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  • Brindle Basenji standing in grass
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  • beautiful red and white Basenji dog in field
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  • red and white basenji
  • black and white Basenji running in field
  • Basenji puppies
  • Brindle Basenji standing in grass
  • beautiful red and white Basenji dog in field
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Breed Snapshot

Life Expectancy:

13 to 14 years



Maintenance Level:


Shed Level:




Coat Color:

Black And WhiteBlack Tan And WhiteBrindle And WhiteRed And White
Blue Ribbon

Best For

The Basenji is a small hunting breed originating from Africa. Known as the "barkless dog," they produce a unique yodel-like sound instead of barking. Independent and intelligent, Basenjis are curious and spirited companions with a cat-like grooming behavior. They thrive best with active pet parents who provide a stimulating environment.

Basenji Traits

Basenji Temperament

The Basenji breed’s temperament might seem unusual if you’re used to more popular dog breeds like Golden Retrievers or Labs. They’re quite particular dogs who aren’t overly friendly and are often described as being cat like.

Originally bred as hunting dogs in Africa, Basenjis are high-energy, independent thinkers. They’re instinctively alert dogs who love to chase things—and will do just that!—and they need plenty of mental exercise to keep from being bored. They can be good with with other dogs and children they know, but early socialization is needed to make sure they grow up accepting new people, dogs and situations. They’re also fussy about their hygiene and will keep themselves tidy whenever possible.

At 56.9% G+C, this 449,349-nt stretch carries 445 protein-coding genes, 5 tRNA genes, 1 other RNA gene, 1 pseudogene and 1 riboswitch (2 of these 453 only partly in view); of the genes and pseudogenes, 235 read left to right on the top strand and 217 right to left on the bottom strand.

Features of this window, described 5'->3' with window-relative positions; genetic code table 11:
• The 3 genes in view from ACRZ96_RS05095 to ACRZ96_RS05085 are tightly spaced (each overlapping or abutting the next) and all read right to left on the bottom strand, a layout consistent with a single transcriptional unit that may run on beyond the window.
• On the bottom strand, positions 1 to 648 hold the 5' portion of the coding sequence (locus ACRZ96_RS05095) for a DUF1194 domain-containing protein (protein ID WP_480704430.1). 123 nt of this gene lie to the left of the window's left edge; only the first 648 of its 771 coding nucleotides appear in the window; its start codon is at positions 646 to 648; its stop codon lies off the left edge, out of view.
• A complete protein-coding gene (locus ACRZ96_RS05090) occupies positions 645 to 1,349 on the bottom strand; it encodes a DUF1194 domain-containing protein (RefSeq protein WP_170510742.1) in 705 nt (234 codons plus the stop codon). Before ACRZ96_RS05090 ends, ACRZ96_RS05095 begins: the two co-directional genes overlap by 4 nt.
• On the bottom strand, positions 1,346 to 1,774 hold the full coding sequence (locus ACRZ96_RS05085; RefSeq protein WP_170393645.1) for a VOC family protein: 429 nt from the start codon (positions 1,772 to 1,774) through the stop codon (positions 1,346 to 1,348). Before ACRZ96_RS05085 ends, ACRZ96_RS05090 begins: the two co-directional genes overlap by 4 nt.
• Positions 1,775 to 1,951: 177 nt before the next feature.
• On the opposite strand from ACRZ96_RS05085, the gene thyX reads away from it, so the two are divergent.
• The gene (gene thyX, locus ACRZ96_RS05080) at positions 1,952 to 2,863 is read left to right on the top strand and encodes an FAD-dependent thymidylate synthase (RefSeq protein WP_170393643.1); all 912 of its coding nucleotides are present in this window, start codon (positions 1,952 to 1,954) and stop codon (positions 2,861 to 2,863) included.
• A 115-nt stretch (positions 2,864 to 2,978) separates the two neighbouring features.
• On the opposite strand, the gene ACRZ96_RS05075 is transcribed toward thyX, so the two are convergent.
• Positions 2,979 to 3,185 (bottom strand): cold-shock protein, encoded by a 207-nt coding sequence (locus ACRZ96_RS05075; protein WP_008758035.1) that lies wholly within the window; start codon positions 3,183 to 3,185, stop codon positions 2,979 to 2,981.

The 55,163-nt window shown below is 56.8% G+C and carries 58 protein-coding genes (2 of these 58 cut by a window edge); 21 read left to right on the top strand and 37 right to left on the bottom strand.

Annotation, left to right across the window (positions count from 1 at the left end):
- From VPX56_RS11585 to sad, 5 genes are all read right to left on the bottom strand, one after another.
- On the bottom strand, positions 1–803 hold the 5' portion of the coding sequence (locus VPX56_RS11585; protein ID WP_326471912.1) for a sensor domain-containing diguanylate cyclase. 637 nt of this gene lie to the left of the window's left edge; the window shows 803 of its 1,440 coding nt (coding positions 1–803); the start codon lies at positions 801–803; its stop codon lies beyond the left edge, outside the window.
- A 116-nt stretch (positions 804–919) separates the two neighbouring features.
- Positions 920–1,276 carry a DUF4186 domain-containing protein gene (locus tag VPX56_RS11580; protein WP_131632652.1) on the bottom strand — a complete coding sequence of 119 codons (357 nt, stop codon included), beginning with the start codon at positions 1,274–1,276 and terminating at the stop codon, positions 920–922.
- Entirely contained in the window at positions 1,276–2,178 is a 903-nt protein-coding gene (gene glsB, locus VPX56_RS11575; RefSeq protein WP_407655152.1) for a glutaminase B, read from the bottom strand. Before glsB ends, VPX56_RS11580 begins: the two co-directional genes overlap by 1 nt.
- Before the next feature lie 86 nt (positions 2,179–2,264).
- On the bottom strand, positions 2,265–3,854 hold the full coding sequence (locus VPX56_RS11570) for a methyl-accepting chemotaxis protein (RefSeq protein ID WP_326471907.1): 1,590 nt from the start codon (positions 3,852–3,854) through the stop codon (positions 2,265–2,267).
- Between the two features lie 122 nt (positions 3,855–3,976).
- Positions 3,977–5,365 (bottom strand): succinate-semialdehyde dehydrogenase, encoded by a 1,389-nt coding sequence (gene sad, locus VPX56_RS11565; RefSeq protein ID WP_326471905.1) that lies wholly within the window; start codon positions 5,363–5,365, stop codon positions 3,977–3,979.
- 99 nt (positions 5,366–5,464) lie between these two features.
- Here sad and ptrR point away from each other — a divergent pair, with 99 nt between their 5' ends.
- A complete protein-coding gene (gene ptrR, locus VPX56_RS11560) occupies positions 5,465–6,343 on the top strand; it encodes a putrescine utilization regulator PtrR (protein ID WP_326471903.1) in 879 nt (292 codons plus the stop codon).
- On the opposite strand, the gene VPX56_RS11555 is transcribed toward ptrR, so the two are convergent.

Intelligent, active and individualistic dogs, Basenjis will do best in families who appreciate their uniqueness.

How to Care for a Basenji

Basenjis are easy to groom, and their food needs aren’t complicated. But they have an independent nature that may make training a challenge for the inexperienced pup parent. And Basenjis have a lot of energy that needs to be burned daily or else they just might find themselves getting into trouble.

Basenji Health

Basenjis have a lifespan of about 13 to 14 years. They are generally healthy dogs with few health problems. The following are common health issues seen in the Basenji dog breed that pup parents should be aware of so you can help your pet live the fullest life possible:

  • Fanconi Syndrome: Basenjis can be predisposed to a genetic condition called Fanconi Syndrome, which affects a part of the of the kidneys called the tubules. Affected dogs fail to reabsorb some nutrients and electrolytes back into the body. Fortunately, breeders can screen for this condition to ensure it’s not passed to future generations. There is no treatment for this condition, but it may be managed with supplements.
  • Progressive Retinal Atrophy: This is a genetic eye issue that leads to eventual blindness. Typically, night and low-light vision are affected first. There is no cure for PRA; it’s usually a slow progression to blindness, giving the dog time to adapt.
  • Persistent Pupillary Membrane: This is an eye condition that can occur when the puppy’s embryonic vessels that attach to their lens don’t resorb completely and remain present in the eye. This may cause mild to severe vision issues. Fortunately, this may clear up on its own and only occasionally needs veterinary intervention.
  • Hip Dysplasia: This is a hereditary issue that occurs when the hip joint doesn’t develop properly, which results in looseness of the joint. Depending on severity, it can be quite painful. Treatment options may include weight management, joint supplements, pain medications, physical therapy or even surgery.
  • Hypothyroidism: This condition occurs when the thyroid gland is damaged or deteriorates, and no longer regulates the metabolism properly. When this happens, problems like weight gain, lethargy, skin/haircoat changes, reproductive changes, or neurological problems may develop. Hypothyroidism is usually diagnosed with blood testing, and may be managed with thyroid supplementation.